Scientists from Belgorod State National Research University, MISIS University of Science and Technology (Moscow) and St. Petersburg State Marine Technical University have developed new heat-resistant and durable alloys for aircraft engines.

Experts have experimentally established in laboratory conditions that the best strength indicators are found in an alloy of niobium and chromium, and heat resistance in an alloy of niobium, titanium and chromium.

The press service of the Russian Science Foundation reported this to RT.

The study was supported by a grant from the foundation.

The results were published in the journal Scripta Materialia.

In modern aircraft engines, gas heats up to 1200–1650 degrees Celsius.

Long before such temperatures are reached, ordinary metals begin to deform and then melt.

To solve this problem, special heat-resistant nickel-based alloys are used, forcedly cooled and protected by coatings.

Recently, refractory metals, which have a very high melting point and wear resistance, are being considered to replace such alloys.


  • © Monty Rakusen

However, many refractory metals have a number of disadvantages - for example, they are brittle and easily oxidize.

Therefore, designers and metallurgists are looking for optimal combinations of metals in which their beneficial properties are maximized and their negative properties are minimal.

Combinations that contain five or more different metals in equal proportions are called high-entropy alloys.

Previously, it was believed that the more refractory components in such an alloy, the better its characteristics.

For example, chromium and niobium have high melting points (1857°C and 2477°C, respectively), and it was thought that adding titanium and zirconium to them would create alloys with superior high-temperature strength (over 1000°C) and improved oxidation resistance.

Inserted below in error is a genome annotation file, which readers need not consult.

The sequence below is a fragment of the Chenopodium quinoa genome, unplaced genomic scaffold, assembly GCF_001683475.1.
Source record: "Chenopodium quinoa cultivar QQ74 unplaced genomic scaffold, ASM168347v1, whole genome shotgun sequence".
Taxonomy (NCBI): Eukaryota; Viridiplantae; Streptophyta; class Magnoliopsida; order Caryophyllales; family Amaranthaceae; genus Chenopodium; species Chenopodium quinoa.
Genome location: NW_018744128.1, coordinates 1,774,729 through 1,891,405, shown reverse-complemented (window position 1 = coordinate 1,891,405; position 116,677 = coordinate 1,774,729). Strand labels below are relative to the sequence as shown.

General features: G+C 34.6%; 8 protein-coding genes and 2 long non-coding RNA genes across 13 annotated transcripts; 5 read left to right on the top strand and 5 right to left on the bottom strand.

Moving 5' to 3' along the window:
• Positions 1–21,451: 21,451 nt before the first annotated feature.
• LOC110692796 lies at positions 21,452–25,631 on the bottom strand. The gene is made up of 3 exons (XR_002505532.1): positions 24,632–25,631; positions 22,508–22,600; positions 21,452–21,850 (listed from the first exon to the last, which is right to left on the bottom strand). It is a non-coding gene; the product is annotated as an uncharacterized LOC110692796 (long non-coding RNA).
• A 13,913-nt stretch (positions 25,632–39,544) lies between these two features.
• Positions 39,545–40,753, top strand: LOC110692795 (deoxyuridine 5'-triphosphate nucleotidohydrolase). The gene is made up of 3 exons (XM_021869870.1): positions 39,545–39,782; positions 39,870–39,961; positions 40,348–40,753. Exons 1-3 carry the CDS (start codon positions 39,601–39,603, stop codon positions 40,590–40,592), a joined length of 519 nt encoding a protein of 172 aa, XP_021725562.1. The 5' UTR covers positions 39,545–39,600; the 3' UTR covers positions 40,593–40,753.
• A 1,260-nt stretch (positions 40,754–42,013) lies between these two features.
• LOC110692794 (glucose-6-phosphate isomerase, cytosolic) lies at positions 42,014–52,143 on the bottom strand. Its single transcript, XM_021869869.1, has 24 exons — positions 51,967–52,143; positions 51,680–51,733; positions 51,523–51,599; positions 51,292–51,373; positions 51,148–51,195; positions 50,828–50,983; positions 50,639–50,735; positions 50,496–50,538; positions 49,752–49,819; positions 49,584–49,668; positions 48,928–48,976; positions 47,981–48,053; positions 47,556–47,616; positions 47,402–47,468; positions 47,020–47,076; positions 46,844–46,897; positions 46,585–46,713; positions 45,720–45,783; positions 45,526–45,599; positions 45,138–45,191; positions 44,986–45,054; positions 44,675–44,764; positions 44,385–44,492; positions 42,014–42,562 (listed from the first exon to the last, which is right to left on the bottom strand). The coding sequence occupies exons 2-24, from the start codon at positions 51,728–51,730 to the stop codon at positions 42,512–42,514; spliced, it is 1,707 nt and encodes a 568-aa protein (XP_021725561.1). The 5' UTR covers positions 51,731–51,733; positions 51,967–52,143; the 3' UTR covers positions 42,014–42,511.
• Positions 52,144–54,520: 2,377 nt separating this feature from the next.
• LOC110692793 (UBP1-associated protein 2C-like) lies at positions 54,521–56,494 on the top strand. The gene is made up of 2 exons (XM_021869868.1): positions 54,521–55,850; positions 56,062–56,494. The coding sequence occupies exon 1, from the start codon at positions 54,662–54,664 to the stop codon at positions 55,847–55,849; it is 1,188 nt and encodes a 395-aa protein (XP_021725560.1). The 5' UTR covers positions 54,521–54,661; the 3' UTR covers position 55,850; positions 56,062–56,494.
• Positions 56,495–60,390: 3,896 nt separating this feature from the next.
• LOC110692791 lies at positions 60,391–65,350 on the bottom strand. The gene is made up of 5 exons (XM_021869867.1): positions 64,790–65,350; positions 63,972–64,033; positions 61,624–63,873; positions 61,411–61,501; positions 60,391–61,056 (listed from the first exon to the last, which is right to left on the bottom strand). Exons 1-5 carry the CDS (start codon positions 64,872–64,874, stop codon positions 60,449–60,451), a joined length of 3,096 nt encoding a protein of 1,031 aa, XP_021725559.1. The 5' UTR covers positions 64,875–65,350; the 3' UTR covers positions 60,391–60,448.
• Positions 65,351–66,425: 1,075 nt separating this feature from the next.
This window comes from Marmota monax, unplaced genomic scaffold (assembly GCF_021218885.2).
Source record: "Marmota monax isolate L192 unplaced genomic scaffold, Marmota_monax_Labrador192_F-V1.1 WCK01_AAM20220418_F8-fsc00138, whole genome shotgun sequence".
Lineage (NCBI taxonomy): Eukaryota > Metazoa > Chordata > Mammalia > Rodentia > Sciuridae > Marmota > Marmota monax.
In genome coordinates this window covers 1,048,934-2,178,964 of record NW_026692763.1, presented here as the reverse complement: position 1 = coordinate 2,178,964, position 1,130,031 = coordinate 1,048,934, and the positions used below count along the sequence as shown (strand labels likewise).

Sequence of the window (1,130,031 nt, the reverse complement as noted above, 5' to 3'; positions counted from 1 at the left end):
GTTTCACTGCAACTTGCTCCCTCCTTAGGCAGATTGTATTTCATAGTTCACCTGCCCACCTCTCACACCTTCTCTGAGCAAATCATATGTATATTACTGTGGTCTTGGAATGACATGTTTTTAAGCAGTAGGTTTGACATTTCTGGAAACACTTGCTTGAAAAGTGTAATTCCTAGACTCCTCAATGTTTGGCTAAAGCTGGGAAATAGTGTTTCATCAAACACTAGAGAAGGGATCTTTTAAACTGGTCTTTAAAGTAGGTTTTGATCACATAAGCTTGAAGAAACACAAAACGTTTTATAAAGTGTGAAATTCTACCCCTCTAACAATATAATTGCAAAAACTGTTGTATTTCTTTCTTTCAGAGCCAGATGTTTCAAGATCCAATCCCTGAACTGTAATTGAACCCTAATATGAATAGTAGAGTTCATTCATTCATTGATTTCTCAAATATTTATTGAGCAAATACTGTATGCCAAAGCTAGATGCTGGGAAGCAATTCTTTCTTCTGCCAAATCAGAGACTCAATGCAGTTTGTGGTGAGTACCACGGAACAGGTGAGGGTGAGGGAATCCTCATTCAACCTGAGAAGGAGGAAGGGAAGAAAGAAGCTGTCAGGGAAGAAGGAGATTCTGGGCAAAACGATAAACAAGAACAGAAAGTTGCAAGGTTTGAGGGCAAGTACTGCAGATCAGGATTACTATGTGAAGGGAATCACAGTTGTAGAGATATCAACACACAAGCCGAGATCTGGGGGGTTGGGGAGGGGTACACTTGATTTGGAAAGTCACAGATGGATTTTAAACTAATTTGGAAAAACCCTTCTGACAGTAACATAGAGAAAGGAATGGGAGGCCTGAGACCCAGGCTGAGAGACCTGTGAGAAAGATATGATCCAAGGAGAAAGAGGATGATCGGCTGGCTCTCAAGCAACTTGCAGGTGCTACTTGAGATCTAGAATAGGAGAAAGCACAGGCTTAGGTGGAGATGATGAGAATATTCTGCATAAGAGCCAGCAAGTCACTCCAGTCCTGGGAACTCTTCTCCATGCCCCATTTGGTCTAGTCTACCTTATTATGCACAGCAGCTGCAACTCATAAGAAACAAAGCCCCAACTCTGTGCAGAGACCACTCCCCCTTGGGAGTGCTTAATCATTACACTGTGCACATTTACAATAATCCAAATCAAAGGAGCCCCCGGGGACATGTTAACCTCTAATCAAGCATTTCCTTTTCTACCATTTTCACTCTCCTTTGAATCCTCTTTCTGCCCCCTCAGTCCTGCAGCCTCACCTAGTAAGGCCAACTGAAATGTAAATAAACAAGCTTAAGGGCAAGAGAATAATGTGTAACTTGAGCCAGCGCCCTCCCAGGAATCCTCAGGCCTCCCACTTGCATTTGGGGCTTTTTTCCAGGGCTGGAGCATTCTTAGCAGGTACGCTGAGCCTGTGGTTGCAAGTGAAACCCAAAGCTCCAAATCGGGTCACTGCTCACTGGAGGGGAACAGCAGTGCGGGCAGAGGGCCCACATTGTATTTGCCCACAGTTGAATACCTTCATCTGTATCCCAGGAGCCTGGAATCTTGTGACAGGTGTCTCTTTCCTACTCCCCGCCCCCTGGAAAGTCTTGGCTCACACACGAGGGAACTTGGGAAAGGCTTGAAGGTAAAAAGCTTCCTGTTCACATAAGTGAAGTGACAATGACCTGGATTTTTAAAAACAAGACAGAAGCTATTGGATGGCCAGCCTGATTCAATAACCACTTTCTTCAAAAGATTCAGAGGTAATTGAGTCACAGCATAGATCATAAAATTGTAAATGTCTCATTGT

In the new study, scientists made 12 different alloys to test which ones were best suited for structural applications.

Experts created combinations of four refractory metals - niobium, chromium, titanium and zirconium - and compared their combinations with each other, conducting a series of experiments to study strength and heat resistance.

To test the strength, the researchers compressed the samples in an experimental setup at various temperatures, from room temperature to 800°C.

The highest indicator was found in an alloy of niobium and chromium - three times stronger than others.

To evaluate the heat resistance of materials, scientists kept the alloys in a furnace at 1000°C.

According to experts, alloys can be divided into heat-resistant and those that are susceptible to the aggressive effects of oxygen and cannot be used at high temperatures without protective coatings.

In this experiment, the highest result was demonstrated by an alloy of three components: niobium, titanium and chromium.


  • © SafakOguz

Scientists also found that the addition of zirconium has a negative effect on the heat resistance of the alloy, as it prevents the formation of a protective layer on the surface of the material.

According to experts, they will continue to study the developed alloys to assess the possibility of their industrial use.

“The niobium-titanium-chromium alloy, or niobium-chromium alloy, is expected to be used in the production of next-generation engines for the aircraft and space industries, as well as other areas that require materials that can withstand high loads at elevated temperatures.

This will allow engines to operate stably when heated to 1000°C, and in the future to replace existing less heat-resistant materials, reducing energy losses for forced cooling of parts,” Nikita Yurchenko, candidate of technical sciences, senior researcher at the laboratory of bulk nanostructured materials at Belgorod State National Research University, told RT .